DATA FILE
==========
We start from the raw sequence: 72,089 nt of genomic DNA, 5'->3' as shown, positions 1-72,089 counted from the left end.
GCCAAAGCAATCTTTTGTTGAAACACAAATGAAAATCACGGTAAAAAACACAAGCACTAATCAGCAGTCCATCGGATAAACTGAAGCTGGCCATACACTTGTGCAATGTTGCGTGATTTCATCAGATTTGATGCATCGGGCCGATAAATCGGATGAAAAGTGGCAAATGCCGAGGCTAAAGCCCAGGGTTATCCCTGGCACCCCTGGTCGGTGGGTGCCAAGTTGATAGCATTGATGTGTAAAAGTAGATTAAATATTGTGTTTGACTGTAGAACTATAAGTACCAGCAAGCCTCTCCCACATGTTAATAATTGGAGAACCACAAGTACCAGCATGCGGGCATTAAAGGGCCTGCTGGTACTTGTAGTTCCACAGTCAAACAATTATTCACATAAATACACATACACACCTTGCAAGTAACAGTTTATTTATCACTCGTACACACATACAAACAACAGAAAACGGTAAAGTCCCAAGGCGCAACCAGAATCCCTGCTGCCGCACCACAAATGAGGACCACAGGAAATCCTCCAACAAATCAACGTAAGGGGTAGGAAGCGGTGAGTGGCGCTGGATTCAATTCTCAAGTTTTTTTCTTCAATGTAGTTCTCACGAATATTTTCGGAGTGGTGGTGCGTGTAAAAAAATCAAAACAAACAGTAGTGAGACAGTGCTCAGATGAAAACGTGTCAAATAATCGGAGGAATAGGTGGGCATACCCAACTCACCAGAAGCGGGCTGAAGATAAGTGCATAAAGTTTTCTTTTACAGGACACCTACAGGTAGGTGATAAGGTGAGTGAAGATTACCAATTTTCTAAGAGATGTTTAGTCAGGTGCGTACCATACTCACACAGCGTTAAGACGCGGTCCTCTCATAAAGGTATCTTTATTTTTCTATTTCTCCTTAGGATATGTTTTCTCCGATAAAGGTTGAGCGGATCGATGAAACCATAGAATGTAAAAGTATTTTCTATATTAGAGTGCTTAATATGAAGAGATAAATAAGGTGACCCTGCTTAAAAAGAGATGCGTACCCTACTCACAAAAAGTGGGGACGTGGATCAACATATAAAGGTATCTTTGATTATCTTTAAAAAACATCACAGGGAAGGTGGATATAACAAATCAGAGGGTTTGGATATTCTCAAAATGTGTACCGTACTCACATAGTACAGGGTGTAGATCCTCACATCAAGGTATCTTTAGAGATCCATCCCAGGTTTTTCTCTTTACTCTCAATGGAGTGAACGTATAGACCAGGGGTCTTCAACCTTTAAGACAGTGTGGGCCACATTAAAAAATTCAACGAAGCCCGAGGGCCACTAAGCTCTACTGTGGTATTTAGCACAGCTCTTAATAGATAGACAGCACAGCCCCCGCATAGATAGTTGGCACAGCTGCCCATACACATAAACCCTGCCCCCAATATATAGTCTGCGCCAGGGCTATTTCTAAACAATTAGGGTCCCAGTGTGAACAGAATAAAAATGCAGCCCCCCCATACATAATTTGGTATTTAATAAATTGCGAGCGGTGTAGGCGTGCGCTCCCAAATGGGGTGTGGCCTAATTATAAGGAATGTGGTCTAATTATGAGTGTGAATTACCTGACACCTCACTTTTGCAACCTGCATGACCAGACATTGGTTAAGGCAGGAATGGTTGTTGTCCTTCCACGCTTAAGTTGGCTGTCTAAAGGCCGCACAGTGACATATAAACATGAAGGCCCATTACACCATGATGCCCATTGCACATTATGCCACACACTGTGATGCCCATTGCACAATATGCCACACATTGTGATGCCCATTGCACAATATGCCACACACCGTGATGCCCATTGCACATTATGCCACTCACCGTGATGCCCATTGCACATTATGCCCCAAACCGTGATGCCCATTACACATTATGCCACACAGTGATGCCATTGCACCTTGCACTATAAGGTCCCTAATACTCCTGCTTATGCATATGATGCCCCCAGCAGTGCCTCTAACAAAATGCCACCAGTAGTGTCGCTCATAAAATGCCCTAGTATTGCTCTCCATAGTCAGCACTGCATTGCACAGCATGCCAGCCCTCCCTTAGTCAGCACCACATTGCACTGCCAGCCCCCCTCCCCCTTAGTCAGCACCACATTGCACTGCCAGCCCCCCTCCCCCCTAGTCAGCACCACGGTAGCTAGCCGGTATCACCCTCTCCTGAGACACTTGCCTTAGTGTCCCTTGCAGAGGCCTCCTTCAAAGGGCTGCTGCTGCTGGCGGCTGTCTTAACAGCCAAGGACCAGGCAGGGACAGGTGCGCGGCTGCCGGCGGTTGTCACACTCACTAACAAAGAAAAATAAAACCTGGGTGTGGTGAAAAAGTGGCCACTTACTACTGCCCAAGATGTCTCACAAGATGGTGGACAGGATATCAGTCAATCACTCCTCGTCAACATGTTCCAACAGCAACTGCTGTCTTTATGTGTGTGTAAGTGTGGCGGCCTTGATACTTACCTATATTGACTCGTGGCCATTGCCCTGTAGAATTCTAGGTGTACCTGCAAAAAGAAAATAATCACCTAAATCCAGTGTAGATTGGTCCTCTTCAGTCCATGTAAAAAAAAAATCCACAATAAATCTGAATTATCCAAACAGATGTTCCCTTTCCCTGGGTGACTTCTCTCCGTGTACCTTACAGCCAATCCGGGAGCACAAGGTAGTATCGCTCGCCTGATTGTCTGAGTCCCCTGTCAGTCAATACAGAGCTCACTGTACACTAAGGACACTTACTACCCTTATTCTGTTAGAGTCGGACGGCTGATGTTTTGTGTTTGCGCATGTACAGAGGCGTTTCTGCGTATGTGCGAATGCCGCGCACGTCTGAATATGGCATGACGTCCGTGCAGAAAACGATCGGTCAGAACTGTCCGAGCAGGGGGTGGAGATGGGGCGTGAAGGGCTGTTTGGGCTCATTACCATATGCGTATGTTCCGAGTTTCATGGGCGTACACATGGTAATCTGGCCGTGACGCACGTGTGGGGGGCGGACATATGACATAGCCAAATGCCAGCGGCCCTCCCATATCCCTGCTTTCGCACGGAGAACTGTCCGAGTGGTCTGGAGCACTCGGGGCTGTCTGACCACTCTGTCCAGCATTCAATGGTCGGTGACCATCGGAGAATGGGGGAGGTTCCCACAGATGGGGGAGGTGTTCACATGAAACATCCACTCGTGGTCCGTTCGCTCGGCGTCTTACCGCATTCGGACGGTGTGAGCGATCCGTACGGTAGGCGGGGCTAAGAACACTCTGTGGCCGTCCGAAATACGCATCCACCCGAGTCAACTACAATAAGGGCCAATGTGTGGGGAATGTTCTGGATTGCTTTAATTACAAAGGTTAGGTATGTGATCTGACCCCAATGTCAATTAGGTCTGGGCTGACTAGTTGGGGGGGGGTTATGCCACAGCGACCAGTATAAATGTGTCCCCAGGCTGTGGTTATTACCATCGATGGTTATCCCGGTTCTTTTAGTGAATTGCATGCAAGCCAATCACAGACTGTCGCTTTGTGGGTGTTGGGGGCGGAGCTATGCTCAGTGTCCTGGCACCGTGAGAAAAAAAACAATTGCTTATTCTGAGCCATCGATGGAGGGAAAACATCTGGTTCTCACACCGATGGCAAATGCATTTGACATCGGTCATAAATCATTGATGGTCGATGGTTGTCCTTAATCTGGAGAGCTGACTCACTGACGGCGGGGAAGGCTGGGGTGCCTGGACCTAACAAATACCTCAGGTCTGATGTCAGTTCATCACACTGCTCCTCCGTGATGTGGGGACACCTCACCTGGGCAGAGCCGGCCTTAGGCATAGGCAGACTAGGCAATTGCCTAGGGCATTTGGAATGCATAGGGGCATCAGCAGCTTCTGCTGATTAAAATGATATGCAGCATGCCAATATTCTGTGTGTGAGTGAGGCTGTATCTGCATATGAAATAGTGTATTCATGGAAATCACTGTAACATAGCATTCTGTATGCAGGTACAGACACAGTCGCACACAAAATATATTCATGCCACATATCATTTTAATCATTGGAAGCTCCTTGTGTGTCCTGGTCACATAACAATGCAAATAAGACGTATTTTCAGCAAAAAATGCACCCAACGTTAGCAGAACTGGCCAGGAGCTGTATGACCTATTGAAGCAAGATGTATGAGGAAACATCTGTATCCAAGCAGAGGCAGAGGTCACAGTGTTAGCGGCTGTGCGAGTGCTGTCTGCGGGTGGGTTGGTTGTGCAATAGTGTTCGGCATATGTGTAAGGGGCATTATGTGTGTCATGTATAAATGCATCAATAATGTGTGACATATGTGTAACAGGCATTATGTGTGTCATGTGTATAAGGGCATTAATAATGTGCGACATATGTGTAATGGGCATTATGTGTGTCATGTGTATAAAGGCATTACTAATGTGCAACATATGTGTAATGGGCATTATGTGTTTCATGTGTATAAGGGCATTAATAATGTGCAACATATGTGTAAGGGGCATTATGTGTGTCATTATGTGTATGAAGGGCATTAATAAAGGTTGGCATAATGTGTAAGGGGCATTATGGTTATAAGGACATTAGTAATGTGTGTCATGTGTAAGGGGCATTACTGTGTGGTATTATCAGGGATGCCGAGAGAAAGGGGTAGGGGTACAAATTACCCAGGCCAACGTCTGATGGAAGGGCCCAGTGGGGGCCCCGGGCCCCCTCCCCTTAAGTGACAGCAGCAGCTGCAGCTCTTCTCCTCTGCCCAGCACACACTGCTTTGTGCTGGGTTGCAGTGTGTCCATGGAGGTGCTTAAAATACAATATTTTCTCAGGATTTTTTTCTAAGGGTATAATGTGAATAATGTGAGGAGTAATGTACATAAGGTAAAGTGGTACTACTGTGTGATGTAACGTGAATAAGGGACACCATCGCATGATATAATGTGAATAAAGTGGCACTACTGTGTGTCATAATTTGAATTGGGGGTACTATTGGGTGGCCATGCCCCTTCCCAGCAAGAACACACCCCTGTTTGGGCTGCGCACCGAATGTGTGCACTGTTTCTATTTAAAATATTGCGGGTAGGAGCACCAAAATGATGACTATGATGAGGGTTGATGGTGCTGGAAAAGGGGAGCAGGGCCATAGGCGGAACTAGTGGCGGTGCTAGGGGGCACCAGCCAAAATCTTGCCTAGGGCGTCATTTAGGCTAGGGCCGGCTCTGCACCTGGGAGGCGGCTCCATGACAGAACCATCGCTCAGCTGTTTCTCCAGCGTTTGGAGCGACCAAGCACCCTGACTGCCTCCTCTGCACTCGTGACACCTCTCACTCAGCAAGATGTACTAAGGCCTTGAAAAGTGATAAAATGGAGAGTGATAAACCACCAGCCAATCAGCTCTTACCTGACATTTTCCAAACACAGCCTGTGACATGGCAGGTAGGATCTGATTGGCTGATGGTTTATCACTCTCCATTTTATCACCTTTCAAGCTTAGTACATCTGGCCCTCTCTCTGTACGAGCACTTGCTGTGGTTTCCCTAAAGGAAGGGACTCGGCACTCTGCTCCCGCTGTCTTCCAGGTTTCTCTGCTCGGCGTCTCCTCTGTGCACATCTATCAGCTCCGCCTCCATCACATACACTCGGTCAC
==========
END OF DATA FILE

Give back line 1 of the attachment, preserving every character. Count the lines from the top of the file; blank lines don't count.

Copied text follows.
We start from the raw sequence: 72,089 nt of genomic DNA, 5'->3' as shown, positions 1-72,089 counted from the left end.